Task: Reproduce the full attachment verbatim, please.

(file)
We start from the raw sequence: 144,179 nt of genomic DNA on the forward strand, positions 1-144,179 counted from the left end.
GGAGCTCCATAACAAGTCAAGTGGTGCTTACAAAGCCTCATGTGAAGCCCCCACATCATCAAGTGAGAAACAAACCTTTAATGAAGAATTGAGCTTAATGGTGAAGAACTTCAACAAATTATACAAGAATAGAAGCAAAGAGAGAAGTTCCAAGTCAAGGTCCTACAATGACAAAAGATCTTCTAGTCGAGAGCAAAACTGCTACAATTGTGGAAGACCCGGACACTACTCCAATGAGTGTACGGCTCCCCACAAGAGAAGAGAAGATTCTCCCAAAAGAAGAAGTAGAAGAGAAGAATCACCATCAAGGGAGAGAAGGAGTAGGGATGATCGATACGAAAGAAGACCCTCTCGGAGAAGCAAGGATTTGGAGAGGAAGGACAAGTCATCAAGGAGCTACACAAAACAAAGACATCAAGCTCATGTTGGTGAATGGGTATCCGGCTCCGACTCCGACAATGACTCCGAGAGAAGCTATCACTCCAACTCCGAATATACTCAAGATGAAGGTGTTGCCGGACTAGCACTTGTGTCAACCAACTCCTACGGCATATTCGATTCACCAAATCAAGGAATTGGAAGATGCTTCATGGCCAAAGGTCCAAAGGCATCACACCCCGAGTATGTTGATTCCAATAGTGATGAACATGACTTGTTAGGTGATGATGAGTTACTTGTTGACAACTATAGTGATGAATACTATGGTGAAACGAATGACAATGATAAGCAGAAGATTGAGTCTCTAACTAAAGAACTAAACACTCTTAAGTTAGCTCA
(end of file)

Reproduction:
We start from the raw sequence: 144,179 nt of genomic DNA on the forward strand, positions 1-144,179 counted from the left end.
GGAGCTCCATAACAAGTCAAGTGGTGCTTACAAAGCCTCATGTGAAGCCCCCACATCATCAAGTGAGAAACAAACCTTTAATGAAGAATTGAGCTTAATGGTGAAGAACTTCAACAAATTATACAAGAATAGAAGCAAAGAGAGAAGTTCCAAGTCAAGGTCCTACAATGACAAAAGATCTTCTAGTCGAGAGCAAAACTGCTACAATTGTGGAAGACCCGGACACTACTCCAATGAGTGTACGGCTCCCCACAAGAGAAGAGAAGATTCTCCCAAAAGAAGAAGTAGAAGAGAAGAATCACCATCAAGGGAGAGAAGGAGTAGGGATGATCGATACGAAAGAAGACCCTCTCGGAGAAGCAAGGATTTGGAGAGGAAGGACAAGTCATCAAGGAGCTACACAAAACAAAGACATCAAGCTCATGTTGGTGAATGGGTATCCGGCTCCGACTCCGACAATGACTCCGAGAGAAGCTATCACTCCAACTCCGAATATACTCAAGATGAAGGTGTTGCCGGACTAGCACTTGTGTCAACCAACTCCTACGGCATATTCGATTCACCAAATCAAGGAATTGGAAGATGCTTCATGGCCAAAGGTCCAAAGGCATCACACCCCGAGTATGTTGATTCCAATAGTGATGAACATGACTTGTTAGGTGATGATGAGTTACTTGTTGACAACTATAGTGATGAATACTATGGTGAAACGAATGACAATGATAAGCAGAAGATTGAGTCTCTAACTAAAGAACTAAACACTCTTAAGTTAGCTCA